New exhibit focuses on YOU!

By mlekovic

It’s all about you! Your beginning, movement, heart, mind, appetite, vitality and future are all scrutinized through the microscope, literally, in a new exhibit at the Museum of Science and Industry.

The museum at,  5700 S. Lake Shore Drive,  opened “YOU! The Experience” on Oct. 7 with a special preview to media and select elementary and high schools.  The new 15,000-square-foot exhibition features more than 50 interactive exhibits where visitors can explore the human body in numerous ways and points of view.

The exhibit has been in the works since 2004, according to Patricia Ward, project director for “YOU! The Experience.” It replaced three previous exhibits housed in the space.

“The whole project took about four years,” Ward said. “The amount that it took to produce the entire exhibition was $21.5 million, which was all donated.”

The dramatic exhibit showcases the extraordinary  workings of the human body, lifestyle choices made by people, how the environment affects us and the role of medical technology.

One of the eight sections of the exhibit deals with “Medical Innovations.” The section displays recent breakthroughs and trends in the field of medicine, such as dissolvable stents and new research on breast cancer.  The section also delves into the impact of medical technology on society.

Lewis B. Schwartz, divisional vice president of Drug Eluting Stent at Abbott Vascular Devices, described some of the current and future medical technology.

“Coronary arteries in the heart get blocked with atherosclerosis,” Schwartz said. “You have to get the blood vessel open. One of the ways to do it is to put a wire in it with a little balloon and you inflate the balloon and the artery becomes larger.”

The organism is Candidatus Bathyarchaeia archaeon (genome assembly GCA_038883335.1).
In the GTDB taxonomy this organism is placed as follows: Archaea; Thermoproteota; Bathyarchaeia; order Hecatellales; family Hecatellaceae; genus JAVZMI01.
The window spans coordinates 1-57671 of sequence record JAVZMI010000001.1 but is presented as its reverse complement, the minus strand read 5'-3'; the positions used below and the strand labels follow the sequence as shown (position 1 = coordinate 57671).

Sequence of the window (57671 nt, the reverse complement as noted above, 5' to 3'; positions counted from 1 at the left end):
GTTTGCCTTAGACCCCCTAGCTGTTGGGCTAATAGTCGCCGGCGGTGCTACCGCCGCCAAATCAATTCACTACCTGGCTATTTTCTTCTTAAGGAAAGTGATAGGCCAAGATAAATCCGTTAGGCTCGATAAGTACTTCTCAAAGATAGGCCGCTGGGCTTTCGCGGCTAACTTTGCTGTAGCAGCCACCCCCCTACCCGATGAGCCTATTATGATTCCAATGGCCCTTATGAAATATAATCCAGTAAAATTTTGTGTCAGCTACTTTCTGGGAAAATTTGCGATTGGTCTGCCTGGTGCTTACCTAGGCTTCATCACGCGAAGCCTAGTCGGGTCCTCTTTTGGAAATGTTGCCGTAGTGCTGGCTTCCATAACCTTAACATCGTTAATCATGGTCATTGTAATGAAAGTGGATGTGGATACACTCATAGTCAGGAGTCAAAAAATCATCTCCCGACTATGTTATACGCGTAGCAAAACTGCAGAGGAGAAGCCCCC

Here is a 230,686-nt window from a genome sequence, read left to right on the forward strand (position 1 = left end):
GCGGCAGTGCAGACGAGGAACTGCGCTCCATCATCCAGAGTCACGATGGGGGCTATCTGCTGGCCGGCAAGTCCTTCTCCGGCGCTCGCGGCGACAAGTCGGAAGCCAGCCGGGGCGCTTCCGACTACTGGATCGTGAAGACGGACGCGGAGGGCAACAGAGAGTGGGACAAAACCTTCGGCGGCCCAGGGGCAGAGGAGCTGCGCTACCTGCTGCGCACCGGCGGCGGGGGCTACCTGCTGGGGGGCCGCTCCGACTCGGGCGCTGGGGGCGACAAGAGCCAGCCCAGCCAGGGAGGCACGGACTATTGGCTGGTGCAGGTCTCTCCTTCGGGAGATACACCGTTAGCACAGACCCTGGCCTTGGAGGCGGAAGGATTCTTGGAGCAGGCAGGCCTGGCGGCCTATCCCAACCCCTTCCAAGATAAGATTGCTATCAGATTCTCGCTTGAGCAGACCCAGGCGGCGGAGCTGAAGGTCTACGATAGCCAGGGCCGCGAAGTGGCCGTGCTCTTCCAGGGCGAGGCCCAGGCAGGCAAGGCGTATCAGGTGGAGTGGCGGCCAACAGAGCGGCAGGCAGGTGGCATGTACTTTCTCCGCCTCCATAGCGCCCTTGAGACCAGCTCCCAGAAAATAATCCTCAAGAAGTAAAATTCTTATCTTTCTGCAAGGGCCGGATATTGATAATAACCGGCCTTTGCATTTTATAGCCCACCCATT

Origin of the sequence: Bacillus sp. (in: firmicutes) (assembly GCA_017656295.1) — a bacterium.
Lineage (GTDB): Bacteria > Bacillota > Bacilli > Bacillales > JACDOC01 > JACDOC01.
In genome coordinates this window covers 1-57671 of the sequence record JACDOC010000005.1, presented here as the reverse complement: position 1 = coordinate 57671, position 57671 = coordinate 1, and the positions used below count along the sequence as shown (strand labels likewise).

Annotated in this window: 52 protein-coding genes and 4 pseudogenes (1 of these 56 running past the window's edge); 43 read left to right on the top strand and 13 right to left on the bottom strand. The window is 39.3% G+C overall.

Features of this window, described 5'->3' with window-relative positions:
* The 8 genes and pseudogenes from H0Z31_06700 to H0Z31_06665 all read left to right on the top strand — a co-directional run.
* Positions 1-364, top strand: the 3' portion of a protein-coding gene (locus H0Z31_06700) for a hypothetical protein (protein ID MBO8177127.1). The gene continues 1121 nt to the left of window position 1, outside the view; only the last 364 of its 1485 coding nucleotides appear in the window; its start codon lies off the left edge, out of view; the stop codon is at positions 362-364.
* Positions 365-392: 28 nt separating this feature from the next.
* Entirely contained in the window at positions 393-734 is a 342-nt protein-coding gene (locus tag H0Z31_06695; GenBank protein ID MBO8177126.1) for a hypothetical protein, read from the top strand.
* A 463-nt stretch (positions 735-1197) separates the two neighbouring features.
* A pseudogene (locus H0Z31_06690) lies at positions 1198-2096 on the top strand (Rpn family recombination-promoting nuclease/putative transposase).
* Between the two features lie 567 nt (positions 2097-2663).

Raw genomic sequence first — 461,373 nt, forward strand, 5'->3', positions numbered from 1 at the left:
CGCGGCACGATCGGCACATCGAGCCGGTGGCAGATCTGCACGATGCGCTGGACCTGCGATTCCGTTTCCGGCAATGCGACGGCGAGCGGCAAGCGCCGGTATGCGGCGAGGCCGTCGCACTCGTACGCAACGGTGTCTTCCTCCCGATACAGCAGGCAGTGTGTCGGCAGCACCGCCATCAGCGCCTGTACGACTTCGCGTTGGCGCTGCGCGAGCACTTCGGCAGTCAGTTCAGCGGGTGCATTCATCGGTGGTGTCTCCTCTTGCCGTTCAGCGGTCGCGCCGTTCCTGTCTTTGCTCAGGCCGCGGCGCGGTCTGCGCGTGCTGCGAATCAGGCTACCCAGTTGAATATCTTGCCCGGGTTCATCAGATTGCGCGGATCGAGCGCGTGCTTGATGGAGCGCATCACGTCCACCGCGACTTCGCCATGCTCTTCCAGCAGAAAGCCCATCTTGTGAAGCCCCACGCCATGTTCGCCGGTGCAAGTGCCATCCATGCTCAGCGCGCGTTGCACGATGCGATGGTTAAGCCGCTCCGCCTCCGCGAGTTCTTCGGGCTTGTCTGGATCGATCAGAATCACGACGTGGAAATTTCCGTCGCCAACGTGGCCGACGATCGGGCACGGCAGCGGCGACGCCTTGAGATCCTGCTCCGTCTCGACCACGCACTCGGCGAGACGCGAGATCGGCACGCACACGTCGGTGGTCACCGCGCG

To keep this balloon open and to keep blood flowing to the heart. Schwartz, along with thousands of other researchers at Abbott Vascular Devices, helped develop the stent. This stent opened a highway of information to researchers and now Abbot Vascular  devices scientists are coming up with a dissolving stent that will reduce some of the problems of the original stent, according to Schwartz.

“YOU! The Experience” also has interactive exhibits that show kids how babies develop, how blood flows through veins and how nerves affect movement.

Physical fitness and staying active are also valuable messages the exhibition tries to stress to children and adults.  The “Your Movement” section is intended to inspire guests to get up and start moving. This section encourages guests to explore what kinds of activities suit their own personality and preferences while providing ideas for staying fit.

The children at the museum during the preview really seemed to enjoy the interactive games. Students ran on a human hamster wheel and practiced basketball and breakdancing on an interactive floor that was placed in front of a giant screen that traced their movements.

There was video of a double-amputee who rock climbs, a paralyzed surfer, a quadriplegic rugby player and a tennis player with half of his brain removed, who all shared their stories and told children that they can do anything they aspire to.

Tanner Lanksbury, a 16-year-old tennis player who had half of his brain removed, was at the museum and shared his experience with the school children.

“Stay active,” Lanksbury said as kids walked passed him with high-fives for being courageous.  They were able to hear Tanners message the following night as he spoke on the opening night.

His mother, Michelle Lanksbury, remembers when Tanner began having seizures and the tough decision she had to make to have half of his brain removed.

“Doctors said it was up to us to make the decision,” Michelle said. “Their words were, ‘You have to take him home at the end of the day.’”

Michelle said she prayed to God and that’s how she and her husband determined to have their son go through the nine and a half-hour procedure to cure his seizures. If he didn’t have the operation, he could have died.

The exhibit will remain permanently in the museum and will be open  from 9:30 a.m. to 4 p.m. Monday through Saturday and 11 a.m. to 4 p.m. on Sundays. To promote the exhibition, the museum is offering free admission to  this, and many other exhibits through Oct. 30.